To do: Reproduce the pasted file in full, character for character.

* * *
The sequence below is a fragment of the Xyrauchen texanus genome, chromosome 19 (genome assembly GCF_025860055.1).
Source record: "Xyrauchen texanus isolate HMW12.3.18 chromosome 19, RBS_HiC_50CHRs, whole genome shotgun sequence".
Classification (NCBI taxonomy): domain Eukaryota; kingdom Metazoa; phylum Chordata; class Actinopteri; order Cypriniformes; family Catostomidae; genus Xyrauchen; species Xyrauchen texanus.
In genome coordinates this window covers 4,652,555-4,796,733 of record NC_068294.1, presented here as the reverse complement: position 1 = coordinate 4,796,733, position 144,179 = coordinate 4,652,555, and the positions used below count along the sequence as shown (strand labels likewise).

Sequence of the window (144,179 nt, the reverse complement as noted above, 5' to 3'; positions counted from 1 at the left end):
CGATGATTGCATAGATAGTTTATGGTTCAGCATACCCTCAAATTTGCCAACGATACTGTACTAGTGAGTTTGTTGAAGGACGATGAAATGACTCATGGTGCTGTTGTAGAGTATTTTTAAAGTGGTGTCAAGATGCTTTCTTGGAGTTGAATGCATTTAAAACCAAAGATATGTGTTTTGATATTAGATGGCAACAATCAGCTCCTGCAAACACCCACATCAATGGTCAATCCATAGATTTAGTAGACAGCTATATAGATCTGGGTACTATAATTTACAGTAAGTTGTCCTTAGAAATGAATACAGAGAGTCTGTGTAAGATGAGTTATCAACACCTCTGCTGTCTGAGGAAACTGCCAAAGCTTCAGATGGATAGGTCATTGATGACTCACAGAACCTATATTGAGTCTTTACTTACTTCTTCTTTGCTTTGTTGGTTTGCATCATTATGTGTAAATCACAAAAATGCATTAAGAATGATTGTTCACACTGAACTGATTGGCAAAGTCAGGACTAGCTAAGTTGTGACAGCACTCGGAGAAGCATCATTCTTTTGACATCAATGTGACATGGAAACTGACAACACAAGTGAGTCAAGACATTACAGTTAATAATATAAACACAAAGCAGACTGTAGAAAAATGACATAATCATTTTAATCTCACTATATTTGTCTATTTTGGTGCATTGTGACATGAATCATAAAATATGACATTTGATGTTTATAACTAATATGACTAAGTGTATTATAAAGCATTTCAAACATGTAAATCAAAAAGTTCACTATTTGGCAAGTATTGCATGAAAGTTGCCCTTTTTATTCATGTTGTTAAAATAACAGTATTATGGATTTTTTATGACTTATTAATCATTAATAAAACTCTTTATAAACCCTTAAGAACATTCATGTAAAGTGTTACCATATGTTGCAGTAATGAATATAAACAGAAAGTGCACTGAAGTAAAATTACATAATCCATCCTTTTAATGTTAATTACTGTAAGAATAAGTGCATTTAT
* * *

The sequence below is a fragment of the Xyrauchen texanus genome, chromosome 19 (genome assembly GCF_025860055.1).
Source record: "Xyrauchen texanus isolate HMW12.3.18 chromosome 19, RBS_HiC_50CHRs, whole genome shotgun sequence".
Classification (NCBI taxonomy): domain Eukaryota; kingdom Metazoa; phylum Chordata; class Actinopteri; order Cypriniformes; family Catostomidae; genus Xyrauchen; species Xyrauchen texanus.
In genome coordinates this window covers 4,652,555-4,796,733 of record NC_068294.1, presented here as the reverse complement: position 1 = coordinate 4,796,733, position 144,179 = coordinate 4,652,555, and the positions used below count along the sequence as shown (strand labels likewise).

Sequence of the window (144,179 nt, the reverse complement as noted above, 5' to 3'; positions counted from 1 at the left end):
CGATGATTGCATAGATAGTTTATGGTTCAGCATACCCTCAAATTTGCCAACGATACTGTACTAGTGAGTTTGTTGAAGGACGATGAAATGACTCATGGTGCTGTTGTAGAGTATTTTTAAAGTGGTGTCAAGATGCTTTCTTGGAGTTGAATGCATTTAAAACCAAAGATATGTGTTTTGATATTAGATGGCAACAATCAGCTCCTGCAAACACCCACATCAATGGTCAATCCATAGATTTAGTAGACAGCTATATAGATCTGGGTACTATAATTTACAGTAAGTTGTCCTTAGAAATGAATACAGAGAGTCTGTGTAAGATGAGTTATCAACACCTCTGCTGTCTGAGGAAACTGCCAAAGCTTCAGATGGATAGGTCATTGATGACTCACAGAACCTATATTGAGTCTTTACTTACTTCTTCTTTGCTTTGTTGGTTTGCATCATTATGTGTAAATCACAAAAATGCATTAAGAATGATTGTTCACACTGAACTGATTGGCAAAGTCAGGACTAGCTAAGTTGTGACAGCACTCGGAGAAGCATCATTCTTTTGACATCAATGTGACATGGAAACTGACAACACAAGTGAGTCAAGACATTACAGTTAATAATATAAACACAAAGCAGACTGTAGAAAAATGACATAATCATTTTAATCTCACTATATTTGTCTATTTTGGTGCATTGTGACATGAATCATAAAATATGACATTTGATGTTTATAACTAATATGACTAAGTGTATTATAAAGCATTTCAAACATGTAAATCAAAAAGTTCACTATTTGGCAAGTATTGCATGAAAGTTGCCCTTTTTATTCATGTTGTTAAAATAACAGTATTATGGATTTTTTATGACTTATTAATCATTAATAAAACTCTTTATAAACCCTTAAGAACATTCATGTAAAGTGTTACCATATGTTGCAGTAATGAATATAAACAGAAAGTGCACTGAAGTAAAATTACATAATCCATCCTTTTAATGTTAATTACTGTAAGAATAAGTGCATTTAT